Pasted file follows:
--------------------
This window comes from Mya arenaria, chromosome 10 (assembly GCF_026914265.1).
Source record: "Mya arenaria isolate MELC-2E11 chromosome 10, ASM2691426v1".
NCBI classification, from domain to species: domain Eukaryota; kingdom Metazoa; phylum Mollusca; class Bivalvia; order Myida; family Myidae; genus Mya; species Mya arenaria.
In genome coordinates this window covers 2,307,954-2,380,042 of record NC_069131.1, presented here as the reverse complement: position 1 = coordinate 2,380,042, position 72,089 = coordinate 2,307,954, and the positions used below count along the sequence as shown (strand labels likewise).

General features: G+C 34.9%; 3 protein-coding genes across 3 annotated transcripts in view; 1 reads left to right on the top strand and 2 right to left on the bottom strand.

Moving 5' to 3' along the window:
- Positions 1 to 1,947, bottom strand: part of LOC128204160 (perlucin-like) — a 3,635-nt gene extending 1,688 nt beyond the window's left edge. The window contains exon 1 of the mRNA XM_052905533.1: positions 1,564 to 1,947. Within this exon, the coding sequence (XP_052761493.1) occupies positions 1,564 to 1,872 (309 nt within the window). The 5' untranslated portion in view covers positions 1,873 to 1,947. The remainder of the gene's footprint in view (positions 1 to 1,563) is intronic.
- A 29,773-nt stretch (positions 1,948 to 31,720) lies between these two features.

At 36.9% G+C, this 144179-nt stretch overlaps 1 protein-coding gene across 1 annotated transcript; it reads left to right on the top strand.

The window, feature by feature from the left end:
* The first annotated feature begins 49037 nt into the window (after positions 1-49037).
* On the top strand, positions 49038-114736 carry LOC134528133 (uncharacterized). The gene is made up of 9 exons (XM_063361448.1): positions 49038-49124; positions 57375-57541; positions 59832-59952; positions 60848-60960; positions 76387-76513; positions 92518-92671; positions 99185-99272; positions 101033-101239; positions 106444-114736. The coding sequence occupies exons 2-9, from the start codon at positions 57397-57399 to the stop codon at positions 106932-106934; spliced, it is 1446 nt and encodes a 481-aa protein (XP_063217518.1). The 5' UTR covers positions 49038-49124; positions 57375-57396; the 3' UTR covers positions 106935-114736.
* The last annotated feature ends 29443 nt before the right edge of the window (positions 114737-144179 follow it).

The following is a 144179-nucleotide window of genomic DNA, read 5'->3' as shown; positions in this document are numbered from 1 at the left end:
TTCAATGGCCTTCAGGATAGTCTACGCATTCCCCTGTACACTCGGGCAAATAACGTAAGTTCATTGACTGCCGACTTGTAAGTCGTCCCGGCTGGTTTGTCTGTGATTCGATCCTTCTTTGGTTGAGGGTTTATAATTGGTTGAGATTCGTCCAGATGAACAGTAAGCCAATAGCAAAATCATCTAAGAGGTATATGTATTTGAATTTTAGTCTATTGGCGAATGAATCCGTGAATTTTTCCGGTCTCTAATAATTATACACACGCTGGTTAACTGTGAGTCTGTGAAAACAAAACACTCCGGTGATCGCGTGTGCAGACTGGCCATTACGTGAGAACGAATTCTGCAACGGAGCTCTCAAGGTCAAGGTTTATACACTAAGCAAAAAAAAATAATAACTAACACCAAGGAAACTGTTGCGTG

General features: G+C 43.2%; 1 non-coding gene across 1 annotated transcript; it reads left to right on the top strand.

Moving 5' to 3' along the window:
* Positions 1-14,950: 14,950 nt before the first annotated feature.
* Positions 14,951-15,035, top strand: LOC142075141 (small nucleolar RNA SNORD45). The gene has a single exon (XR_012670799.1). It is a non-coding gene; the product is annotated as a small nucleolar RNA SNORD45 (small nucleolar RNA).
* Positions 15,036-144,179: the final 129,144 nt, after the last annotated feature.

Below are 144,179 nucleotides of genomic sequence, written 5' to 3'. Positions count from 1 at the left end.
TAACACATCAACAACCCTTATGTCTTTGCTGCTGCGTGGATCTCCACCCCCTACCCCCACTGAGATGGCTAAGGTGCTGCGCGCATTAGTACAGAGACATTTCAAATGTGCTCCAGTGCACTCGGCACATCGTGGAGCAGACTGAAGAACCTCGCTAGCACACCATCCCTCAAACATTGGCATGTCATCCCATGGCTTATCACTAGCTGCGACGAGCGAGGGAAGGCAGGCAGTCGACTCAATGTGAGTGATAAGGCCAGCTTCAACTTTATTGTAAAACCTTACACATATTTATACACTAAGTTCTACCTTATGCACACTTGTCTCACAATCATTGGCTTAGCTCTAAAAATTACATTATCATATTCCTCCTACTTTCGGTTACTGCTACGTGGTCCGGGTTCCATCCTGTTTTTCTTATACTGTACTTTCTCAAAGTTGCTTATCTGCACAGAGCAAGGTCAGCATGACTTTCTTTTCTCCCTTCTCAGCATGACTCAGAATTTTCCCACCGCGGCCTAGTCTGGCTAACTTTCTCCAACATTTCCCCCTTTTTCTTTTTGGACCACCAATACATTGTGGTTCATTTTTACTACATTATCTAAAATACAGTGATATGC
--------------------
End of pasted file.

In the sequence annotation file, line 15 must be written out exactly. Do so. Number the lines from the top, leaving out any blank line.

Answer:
TTCAATGGCCTTCAGGATAGTCTACGCATTCCCCTGTACACTCGGGCAAATAACGTAAGTTCATTGACTGCCGACTTGTAAGTCGTCCCGGCTGGTTTGTCTGTGATTCGATCCTTCTTTGGTTGAGGGTTTATAATTGGTTGAGATTCGTCCAGATGAACAGTAAGCCAATAGCAAAATCATCTAAGAGGTATATGTATTTGAATTTTAGTCTATTGGCGAATGAATCCGTGAATTTTTCCGGTCTCTAATAATTATACACACGCTGGTTAACTGTGAGTCTGTGAAAACAAAACACTCCGGTGATCGCGTGTGCAGACTGGCCATTACGTGAGAACGAATTCTGCAACGGAGCTCTCAAGGTCAAGGTTTATACACTAAGCAAAAAAAAATAATAACTAACACCAAGGAAACTGTTGCGTG